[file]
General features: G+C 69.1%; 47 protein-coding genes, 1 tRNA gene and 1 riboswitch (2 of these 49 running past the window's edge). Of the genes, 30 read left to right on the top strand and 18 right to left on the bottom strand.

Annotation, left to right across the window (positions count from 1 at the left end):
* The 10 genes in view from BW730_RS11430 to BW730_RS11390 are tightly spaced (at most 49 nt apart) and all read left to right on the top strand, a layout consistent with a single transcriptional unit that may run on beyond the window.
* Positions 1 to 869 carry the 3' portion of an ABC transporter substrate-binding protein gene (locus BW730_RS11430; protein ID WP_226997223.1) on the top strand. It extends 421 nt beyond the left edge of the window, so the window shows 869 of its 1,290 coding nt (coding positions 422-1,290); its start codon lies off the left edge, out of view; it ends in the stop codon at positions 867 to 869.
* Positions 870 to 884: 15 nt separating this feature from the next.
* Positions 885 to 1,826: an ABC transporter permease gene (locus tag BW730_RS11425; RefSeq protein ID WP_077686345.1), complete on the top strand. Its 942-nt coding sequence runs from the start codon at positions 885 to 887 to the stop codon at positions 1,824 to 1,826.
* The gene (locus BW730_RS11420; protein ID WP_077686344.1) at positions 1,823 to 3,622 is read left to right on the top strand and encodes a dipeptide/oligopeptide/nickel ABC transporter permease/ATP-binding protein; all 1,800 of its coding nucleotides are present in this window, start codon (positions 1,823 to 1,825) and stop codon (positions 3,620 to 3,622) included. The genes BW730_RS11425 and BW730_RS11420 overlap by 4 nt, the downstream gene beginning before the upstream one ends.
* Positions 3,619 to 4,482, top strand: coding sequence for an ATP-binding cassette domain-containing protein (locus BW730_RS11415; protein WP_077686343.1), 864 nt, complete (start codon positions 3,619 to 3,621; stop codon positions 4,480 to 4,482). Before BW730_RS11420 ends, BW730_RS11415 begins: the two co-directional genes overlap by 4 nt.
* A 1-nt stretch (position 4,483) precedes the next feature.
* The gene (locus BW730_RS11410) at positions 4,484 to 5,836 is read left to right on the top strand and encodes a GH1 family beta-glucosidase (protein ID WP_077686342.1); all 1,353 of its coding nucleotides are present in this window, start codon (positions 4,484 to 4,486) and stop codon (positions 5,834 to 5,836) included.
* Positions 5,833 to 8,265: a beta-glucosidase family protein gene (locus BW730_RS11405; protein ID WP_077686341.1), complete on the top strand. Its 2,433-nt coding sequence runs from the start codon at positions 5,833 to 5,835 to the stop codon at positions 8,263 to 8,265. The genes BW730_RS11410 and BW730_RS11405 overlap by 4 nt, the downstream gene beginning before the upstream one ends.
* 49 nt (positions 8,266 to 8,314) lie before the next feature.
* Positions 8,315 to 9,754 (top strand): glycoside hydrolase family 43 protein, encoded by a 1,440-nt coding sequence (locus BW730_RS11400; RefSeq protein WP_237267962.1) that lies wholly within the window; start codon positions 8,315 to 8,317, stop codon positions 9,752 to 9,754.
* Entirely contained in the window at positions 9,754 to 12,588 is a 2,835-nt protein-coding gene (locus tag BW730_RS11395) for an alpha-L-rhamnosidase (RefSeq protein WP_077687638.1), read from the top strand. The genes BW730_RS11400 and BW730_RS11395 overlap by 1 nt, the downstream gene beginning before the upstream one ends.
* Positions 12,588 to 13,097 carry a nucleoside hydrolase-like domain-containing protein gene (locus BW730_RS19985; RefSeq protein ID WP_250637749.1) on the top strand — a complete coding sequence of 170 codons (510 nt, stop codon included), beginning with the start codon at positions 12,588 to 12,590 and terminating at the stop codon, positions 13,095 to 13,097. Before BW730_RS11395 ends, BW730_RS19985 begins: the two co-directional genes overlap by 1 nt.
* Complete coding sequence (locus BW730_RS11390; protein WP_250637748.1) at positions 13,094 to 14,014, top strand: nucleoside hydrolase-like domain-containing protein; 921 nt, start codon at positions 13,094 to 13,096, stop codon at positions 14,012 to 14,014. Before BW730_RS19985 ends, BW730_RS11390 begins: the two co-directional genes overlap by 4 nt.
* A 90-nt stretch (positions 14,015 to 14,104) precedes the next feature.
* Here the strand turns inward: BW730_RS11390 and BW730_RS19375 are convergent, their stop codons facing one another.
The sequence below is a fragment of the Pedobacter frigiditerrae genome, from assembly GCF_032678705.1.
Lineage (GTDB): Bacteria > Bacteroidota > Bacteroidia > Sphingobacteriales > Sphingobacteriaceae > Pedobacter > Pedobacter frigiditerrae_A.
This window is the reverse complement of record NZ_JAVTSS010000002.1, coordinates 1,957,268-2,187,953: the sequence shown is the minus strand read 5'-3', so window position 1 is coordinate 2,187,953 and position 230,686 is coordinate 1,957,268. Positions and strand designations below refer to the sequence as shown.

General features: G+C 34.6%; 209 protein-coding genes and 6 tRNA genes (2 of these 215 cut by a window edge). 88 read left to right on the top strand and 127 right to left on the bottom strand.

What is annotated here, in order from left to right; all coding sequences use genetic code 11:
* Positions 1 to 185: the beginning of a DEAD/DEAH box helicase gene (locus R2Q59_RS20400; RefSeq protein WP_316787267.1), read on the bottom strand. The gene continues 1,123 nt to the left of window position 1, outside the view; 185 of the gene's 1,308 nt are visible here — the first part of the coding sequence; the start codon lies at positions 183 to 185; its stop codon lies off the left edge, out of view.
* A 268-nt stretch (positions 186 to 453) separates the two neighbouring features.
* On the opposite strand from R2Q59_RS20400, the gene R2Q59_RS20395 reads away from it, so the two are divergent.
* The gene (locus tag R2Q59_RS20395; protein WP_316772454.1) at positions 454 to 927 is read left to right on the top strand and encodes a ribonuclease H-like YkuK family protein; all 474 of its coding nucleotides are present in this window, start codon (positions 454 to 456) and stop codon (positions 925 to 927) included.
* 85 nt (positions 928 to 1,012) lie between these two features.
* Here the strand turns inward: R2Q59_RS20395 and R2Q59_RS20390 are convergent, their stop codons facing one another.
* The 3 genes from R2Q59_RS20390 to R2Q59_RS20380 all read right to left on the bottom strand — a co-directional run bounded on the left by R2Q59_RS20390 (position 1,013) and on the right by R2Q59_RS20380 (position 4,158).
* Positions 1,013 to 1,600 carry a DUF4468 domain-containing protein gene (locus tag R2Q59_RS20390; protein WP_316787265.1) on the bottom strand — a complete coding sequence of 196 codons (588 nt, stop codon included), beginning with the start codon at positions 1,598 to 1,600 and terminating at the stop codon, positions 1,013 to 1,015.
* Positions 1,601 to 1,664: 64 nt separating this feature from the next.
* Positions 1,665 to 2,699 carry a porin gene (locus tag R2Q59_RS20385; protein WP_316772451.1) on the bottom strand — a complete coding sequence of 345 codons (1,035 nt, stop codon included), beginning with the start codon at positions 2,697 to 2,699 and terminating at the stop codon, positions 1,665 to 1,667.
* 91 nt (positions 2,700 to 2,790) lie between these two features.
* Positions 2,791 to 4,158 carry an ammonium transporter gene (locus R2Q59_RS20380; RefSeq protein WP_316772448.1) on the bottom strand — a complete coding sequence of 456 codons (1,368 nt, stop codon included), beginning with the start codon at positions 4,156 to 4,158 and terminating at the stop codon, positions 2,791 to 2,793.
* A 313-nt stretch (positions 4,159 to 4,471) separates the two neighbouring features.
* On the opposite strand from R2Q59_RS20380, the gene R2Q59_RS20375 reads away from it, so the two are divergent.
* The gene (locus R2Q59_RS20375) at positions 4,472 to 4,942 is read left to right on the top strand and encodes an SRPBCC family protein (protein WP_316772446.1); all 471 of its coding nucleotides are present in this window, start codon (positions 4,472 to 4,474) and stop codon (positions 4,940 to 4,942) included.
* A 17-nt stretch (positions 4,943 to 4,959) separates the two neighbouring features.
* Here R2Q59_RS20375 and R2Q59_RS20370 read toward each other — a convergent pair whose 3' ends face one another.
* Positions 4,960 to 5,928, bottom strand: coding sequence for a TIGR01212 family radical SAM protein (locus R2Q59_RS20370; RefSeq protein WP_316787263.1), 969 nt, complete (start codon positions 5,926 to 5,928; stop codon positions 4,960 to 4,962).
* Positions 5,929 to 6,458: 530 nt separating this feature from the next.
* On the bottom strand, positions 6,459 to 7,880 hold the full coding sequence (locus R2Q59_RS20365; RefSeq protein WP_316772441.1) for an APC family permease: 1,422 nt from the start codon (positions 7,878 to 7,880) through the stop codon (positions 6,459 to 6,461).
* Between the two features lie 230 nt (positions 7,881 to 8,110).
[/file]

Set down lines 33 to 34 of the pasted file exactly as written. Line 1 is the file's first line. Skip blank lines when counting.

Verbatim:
* Positions 1,665 to 2,699 carry a porin gene (locus tag R2Q59_RS20385; protein WP_316772451.1) on the bottom strand — a complete coding sequence of 345 codons (1,035 nt, stop codon included), beginning with the start codon at positions 2,697 to 2,699 and terminating at the stop codon, positions 1,665 to 1,667.
* 91 nt (positions 2,700 to 2,790) lie between these two features.